…Local celebrities, including Maryland State Del. Mark Edelson, WYPR host Tom Hall and Baltimore-based authors Brandi Collins-Dexter, Sarah Pinsker, Jeannie Vanasco and Jung Yun, are slated to participate….

(4) VERY BAD NO GOOD. Walter Jon Williams calls his visit to Malta the “Worst. Trip. Ever.” After you read the medical problems that beset him and his wife Kathy when they got to the island, you won’t disagree.

(5) KUANG Q&A. “Rebecca F Kuang: ‘Who has the right to tell a story? It’s the wrong question to ask’” in the Guardian.

… Yellowface’s protagonist, who describes herself as a boring “brown-eyed, brown-haired June Hayward from Philly”, is viciously jealous of fellow writer Athena Liu, a “beautiful, Yale-educated, international, ambiguously queer woman of colour”, whose education in British boarding schools equips her with “a posh, unplaceable foreign accent”. “Publishing picks a winner,” June thinks; Athena, with her string of bestsellers, is the anointed one. After Athena suddenly dies, June discovers a manuscript she had been working on, about the 95,000-strong Chinese Labour Corps who supported Britain in the first world war. It’s intimidatingly good. When June polishes it up and passes it off as her own, the book shoots her to literary stardom.

Reviewers then debate June’s right to tell the story, echoing familiar conversations on whether authors should write about characters and histories outside their own race or lived experiences. In Yellowface, that initial query spirals into increasingly outlandish backlashes, and everything that was once coherent and proportionate disappears under a mountain of tweets. Kuang’s view, however, is clearer. “I really do not like this framework,” she says. Concerns about “who has permission to tell these stories, or who has the right, or who is qualified” seem like “the wrong questions to ask”.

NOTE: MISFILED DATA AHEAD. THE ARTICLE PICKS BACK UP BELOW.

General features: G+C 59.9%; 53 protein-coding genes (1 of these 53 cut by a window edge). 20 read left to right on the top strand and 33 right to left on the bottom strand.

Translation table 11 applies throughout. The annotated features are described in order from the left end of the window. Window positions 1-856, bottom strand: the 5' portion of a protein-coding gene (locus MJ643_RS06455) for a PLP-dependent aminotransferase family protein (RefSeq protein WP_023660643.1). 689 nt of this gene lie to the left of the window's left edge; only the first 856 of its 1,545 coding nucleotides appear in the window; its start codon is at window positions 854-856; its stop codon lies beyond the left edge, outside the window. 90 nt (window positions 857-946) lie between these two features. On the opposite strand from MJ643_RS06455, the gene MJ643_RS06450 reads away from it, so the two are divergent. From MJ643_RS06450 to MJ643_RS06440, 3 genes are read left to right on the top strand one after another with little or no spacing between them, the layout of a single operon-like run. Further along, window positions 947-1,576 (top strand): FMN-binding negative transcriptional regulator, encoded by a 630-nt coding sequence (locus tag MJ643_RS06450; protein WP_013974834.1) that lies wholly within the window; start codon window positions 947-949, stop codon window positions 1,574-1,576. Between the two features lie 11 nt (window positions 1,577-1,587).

“We’re storytellers, and the point of storytelling is, among other things, to imagine outside of your lived experience and empathise with people who are not you, and to ideally write truthfully, and with compassion, a whole range of characters,” she continues. “Otherwise all we could ever publish are memoirs and autobiographies and nobody wants that.” For her, more interesting is how authors approach these stories: “Are they engaging critically with tropes and stereotypes that already exist in the genre? Or are they just replicating them? What is their relationship to the people who are being represented?” And, “most importantly, does the work do something interesting? Is it good?” While some concerns about the “permission to speak” come from desires to support underrepresented authors, Kuang thinks it “usually gets wielded as a double-edged sword against marginalised writers, to pigeonhole them into only writing about their marginalised experiences. And I hate this. It really functions as another form of gatekeeping.”

(6) CLASSIC FILK MANUAL. Fanac.org has added the 2001 combined edition of Bruce Pelz’s Filksong Manual.  Originally published in 4 parts, the combined edition is 101 pages long. Cover by Stu Shiffman.

This index is intended to be ordered chronologically, but I’ve listed this right after the original publication of part 2. If you’ve wanted to find the words to the Gilbert and Sullivan parodies, or “The Childish Edda”, here’s your chance. There are songs by Poul Anderson, Randall Garrett, Tom Digby, Ted Johnstone, and of course, Bruce Pelz. Plus many others. The original publications were in 1965-1969, and some of the songs are considerably older. “Think of the Old Tacky Stuff as Of Historical Interest. To Someone. Somewhere. Somewhen. And blame the appearance of this revision/reprinting -three years after I started it — on Lee Gold.”


1980[Compiled by Cat Eldridge.]